The Ontario Legislature has introduced Bill 109: the
Employment and Labour Statute Law Amendment Act, 2015,
(the "ELSLAA") which, if passed, will amend
three separate acts impacting workers and labour relations in
Ontario: the Workplace Safety and Insurance Act, the
Public Sector Labour Relations Act, and the Fire
Prevention and Protection Act.
The Workplace Safety and Insurance Act (WSIA)
Proposed amendments to the Workplace Safety and Insurance
Act potentially increase the amount of survivor benefits paid
out under the compensation regime. Instead of being limited to
statutory minimums, the survivor benefit calculation would be based
on the average earnings of the deceased worker's occupation at
the time of diagnosis. The proposed amendments would also bolster
worker protection against employer interference and reprisals in
the claim filing and the claim management process. In line with
these changes, the maximum fine against corporate employers for a
conviction under the WSIA would quintuple to $500,000.
The Public Sector Labour Relations Act (PSLRA)
The government has proposed changes to the PSLRA in an
effort to reduce potential disruption in the broader public sector
when there are changes to bargaining units following a
restructuring or amalgamation. In brief, the amendments provide
that a vote to determine a new bargaining unit is not required if a
"prescribed percentage" of employees in the bargaining
unit were previously represented by a single union. It is not clear
at the moment what the exact "prescribed percentage"
would be, but it must be greater than sixty percent.
The Fire Prevention and Protection Act (FPPA)
In its press release dated May 28, 2015, the Ontario government
described its objective in amending the FPPA as follows:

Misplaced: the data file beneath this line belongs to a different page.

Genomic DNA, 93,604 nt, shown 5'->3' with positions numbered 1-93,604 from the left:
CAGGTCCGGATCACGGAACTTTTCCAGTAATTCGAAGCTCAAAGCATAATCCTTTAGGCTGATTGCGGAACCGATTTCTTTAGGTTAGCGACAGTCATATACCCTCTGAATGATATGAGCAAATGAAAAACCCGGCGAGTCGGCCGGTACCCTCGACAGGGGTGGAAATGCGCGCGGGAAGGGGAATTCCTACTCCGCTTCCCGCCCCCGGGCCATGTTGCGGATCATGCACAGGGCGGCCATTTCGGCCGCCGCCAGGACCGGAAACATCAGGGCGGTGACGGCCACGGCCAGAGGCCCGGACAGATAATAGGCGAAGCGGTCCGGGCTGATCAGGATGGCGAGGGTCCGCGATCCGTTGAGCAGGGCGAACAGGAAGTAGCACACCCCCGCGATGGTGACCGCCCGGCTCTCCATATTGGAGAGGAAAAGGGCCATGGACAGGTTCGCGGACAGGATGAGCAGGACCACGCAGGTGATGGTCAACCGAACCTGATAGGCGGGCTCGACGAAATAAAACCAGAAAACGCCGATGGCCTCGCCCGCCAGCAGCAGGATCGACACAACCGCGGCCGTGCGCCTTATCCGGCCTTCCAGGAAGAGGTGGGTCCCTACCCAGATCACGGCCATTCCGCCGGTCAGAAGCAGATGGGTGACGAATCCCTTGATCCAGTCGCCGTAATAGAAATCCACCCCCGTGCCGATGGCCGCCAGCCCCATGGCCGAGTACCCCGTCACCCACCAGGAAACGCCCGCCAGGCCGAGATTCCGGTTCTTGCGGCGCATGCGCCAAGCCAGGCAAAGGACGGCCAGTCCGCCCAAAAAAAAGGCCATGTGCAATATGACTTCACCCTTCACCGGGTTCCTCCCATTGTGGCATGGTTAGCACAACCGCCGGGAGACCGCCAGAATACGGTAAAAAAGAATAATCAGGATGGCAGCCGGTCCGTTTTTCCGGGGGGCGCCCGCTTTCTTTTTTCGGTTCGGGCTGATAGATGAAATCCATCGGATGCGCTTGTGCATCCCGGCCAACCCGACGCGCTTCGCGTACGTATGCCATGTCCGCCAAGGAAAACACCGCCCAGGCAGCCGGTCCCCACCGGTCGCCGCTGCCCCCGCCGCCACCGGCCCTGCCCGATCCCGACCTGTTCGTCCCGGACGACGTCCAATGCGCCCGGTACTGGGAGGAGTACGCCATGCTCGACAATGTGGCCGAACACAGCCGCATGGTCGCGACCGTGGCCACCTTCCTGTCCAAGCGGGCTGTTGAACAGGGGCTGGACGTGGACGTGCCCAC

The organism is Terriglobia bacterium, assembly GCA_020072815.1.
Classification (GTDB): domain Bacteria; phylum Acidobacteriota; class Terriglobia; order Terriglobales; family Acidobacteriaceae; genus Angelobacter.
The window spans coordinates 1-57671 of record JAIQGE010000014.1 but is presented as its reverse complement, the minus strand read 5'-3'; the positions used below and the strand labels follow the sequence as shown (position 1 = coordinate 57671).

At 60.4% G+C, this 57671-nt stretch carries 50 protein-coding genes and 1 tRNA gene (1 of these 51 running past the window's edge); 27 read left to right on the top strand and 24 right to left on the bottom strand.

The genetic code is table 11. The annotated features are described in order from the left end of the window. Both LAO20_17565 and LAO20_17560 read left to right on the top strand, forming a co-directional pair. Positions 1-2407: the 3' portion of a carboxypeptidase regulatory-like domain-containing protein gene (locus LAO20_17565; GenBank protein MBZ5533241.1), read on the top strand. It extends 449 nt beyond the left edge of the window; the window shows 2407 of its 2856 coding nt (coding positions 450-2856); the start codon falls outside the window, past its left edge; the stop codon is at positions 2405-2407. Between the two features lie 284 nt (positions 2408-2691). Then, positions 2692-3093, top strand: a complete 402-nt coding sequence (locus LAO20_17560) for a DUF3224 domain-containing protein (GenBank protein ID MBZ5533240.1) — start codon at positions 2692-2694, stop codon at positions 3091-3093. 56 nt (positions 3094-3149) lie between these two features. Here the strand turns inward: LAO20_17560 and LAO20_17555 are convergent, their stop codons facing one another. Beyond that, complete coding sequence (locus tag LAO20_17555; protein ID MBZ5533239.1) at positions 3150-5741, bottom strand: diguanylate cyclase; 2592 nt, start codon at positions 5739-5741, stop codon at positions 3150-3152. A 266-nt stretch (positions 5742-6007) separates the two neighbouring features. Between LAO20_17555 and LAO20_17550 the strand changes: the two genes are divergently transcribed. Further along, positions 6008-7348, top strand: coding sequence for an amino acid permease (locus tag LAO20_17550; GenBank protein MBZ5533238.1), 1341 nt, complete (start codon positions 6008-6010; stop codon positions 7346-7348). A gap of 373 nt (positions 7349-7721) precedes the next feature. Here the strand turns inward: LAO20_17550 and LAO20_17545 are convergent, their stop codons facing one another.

"[To] provide more dispute resolution tools for the
professional fire services sector by allowing labour relations
disputes to be heard by the Ontario Labour Relations Board as
opposed to the Ontario Courts." With respect, the proposed
amendments are broader than this. Significant elements of the
Labour Relations Act (LRA) would be incorporated into the
FPPA. Mirroring the unfair labour practice provisions of
the LRA, the amendments would explicitly prevent employers
from interfering with the collective bargaining rights of
Firefighter Associations. Similarly, employers would be explicitly
prohibited from threatening or intimidating employees who were
exercising their rights under the FPPA. The amendments
would also protect Firefighter Associations' right to bargain
for superior union security in their collective agreements, such as
clauses related to the mandatory payment of union dues and
"closed shop" provisions. The amendments would also grant
the Ontario Labour Relations Board jurisdiction to hear labour
disputes and would create an expedited arbitration mechanism much
like section 49 of the LRA.
In addition, the amendments address (somewhat) the job security
of firefighters who may run afoul of their Firefighter
Associations. To this end, the amendments provide some job
protection for firefighters who engage in "reasonable activity
against" or "reasonable dissent within" a
Firefighter Association and who are denied membership, or are
expelled/suspended as a result.
Miller Thomson will continue to monitor the progress of Bill 109
as it moves through the Legislature.
The content of this article is intended to provide a general
guide to the subject matter. Specialist advice should be sought
about your specific circumstances.
To print this article, all you need is to be registered on Mondaq.com.
Click to Login as an existing user or Register so you can print this article.
Unfortunately, reasonable accommodation for employees in the workplace continues to be the source of significant litigation and even today we continue to see outrageous examples of employers behaving badly.
We are now beginning to see reported cases involving charges and subsequent fines laid against employers for failing to provide information, instruction and supervision to protect a worker from workplace violence.
On October 13, 2016, the Supreme Court of Canada denied leave to appeal an Ontario Court of Appeal decision which ordered an employer to pay a former employee 37 months of salary and benefits following termination.
Register for Access and our Free Biweekly Alert for
This service is completely free. Access 250,000 archived articles from 100+ countries and get a personalised email twice a week covering developments (and yes, our lawyers like to think you’ve read our Disclaimer).